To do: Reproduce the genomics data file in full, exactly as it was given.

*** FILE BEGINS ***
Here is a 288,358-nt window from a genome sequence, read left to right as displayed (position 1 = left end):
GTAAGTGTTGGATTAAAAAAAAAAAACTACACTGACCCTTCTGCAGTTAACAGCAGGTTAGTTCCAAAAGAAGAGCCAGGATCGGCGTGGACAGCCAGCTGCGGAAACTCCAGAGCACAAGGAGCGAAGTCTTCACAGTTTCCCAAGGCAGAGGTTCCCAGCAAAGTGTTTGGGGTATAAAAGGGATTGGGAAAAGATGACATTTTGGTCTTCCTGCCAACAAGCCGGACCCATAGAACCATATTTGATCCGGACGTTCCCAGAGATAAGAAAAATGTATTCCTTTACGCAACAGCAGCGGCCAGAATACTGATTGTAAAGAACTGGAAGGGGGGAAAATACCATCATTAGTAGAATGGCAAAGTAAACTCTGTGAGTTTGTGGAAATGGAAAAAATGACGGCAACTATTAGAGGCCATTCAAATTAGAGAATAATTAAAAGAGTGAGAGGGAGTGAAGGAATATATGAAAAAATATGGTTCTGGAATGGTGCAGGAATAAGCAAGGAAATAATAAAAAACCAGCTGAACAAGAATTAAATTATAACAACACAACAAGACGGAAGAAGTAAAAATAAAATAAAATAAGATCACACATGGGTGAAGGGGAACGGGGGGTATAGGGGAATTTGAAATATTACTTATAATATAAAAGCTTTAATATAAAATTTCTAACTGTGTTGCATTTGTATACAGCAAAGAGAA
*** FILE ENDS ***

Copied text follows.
Here is a 288,358-nt window from a genome sequence, read left to right as displayed (position 1 = left end):
GTAAGTGTTGGATTAAAAAAAAAAAACTACACTGACCCTTCTGCAGTTAACAGCAGGTTAGTTCCAAAAGAAGAGCCAGGATCGGCGTGGACAGCCAGCTGCGGAAACTCCAGAGCACAAGGAGCGAAGTCTTCACAGTTTCCCAAGGCAGAGGTTCCCAGCAAAGTGTTTGGGGTATAAAAGGGATTGGGAAAAGATGACATTTTGGTCTTCCTGCCAACAAGCCGGACCCATAGAACCATATTTGATCCGGACGTTCCCAGAGATAAGAAAAATGTATTCCTTTACGCAACAGCAGCGGCCAGAATACTGATTGTAAAGAACTGGAAGGGGGGAAAATACCATCATTAGTAGAATGGCAAAGTAAACTCTGTGAGTTTGTGGAAATGGAAAAAATGACGGCAACTATTAGAGGCCATTCAAATTAGAGAATAATTAAAAGAGTGAGAGGGAGTGAAGGAATATATGAAAAAATATGGTTCTGGAATGGTGCAGGAATAAGCAAGGAAATAATAAAAAACCAGCTGAACAAGAATTAAATTATAACAACACAACAAGACGGAAGAAGTAAAAATAAAATAAAATAAGATCACACATGGGTGAAGGGGAACGGGGGGTATAGGGGAATTTGAAATATTACTTATAATATAAAAGCTTTAATATAAAATTTCTAACTGTGTTGCATTTGTATACAGCAAAGAGAA